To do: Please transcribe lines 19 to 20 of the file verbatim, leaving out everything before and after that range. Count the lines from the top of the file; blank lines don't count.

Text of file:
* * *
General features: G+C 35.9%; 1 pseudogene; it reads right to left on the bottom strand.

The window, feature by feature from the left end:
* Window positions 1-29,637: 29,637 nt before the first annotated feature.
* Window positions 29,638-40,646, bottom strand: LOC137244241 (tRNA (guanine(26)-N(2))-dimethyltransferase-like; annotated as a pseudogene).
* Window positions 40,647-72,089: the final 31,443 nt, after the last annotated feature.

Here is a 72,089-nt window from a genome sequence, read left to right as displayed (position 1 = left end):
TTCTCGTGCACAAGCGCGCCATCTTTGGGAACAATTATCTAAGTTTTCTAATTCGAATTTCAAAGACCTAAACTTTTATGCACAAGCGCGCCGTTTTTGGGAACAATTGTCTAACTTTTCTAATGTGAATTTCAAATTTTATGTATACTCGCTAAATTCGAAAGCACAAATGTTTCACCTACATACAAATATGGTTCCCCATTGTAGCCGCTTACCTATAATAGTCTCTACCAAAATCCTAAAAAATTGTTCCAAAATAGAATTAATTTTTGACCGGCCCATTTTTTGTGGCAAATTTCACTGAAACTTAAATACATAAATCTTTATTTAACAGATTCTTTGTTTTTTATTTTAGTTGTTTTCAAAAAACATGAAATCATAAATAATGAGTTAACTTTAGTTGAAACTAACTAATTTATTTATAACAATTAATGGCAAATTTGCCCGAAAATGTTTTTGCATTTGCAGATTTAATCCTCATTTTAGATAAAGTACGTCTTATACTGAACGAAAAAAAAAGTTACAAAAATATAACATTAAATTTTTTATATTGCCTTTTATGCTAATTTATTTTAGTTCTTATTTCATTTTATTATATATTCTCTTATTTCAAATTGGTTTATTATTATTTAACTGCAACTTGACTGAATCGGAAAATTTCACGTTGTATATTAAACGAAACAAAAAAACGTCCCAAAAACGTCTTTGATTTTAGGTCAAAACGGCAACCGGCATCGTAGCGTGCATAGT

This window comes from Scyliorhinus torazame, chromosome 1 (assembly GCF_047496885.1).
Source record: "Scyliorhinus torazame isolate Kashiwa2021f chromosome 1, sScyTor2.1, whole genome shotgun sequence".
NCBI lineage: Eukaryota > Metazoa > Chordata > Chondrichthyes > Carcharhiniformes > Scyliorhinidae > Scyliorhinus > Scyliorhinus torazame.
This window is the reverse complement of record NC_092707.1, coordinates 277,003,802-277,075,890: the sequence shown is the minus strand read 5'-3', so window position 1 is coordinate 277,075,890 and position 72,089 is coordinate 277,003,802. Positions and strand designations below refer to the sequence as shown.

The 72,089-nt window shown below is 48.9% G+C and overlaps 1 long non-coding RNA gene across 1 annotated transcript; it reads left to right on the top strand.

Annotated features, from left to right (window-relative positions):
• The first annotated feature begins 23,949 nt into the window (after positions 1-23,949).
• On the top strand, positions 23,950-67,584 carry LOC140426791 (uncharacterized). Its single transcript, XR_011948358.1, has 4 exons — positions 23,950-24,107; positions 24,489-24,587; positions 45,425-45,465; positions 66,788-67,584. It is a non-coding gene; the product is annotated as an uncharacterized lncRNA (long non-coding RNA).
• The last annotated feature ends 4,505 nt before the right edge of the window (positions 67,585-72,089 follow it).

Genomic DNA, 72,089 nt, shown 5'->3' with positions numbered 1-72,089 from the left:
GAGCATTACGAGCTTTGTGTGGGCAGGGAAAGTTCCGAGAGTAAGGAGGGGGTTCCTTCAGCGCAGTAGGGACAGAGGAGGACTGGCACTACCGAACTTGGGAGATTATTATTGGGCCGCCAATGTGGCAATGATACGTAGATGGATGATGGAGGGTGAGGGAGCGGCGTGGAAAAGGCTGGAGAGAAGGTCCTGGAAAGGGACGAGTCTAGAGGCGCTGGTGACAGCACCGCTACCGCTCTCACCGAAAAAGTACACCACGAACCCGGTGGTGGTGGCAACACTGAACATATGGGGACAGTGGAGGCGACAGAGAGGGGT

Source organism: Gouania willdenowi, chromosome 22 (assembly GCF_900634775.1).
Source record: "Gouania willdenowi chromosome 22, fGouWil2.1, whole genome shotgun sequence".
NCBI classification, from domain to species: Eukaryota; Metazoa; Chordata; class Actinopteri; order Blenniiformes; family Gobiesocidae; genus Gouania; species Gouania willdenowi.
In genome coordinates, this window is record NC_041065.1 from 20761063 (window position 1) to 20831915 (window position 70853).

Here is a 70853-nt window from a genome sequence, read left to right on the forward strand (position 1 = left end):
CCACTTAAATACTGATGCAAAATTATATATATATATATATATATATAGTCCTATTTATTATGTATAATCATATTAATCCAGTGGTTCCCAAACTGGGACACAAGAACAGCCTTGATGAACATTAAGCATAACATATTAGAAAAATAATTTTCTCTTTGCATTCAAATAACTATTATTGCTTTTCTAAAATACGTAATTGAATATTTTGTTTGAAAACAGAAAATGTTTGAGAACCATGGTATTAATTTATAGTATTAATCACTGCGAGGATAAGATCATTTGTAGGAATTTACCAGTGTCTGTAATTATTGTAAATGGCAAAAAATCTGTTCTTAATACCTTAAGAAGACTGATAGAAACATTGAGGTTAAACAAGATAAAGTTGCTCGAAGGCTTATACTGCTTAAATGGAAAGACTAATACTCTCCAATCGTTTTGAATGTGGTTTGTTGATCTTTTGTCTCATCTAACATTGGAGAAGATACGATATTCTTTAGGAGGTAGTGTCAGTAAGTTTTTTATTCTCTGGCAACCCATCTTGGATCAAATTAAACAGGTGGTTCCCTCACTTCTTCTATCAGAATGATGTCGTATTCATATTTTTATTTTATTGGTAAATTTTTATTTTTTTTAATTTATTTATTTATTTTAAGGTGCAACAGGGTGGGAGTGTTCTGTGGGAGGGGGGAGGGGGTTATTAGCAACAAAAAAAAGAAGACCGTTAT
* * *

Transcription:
Source organism: Gouania willdenowi, chromosome 22 (assembly GCF_900634775.1).
Source record: "Gouania willdenowi chromosome 22, fGouWil2.1, whole genome shotgun sequence".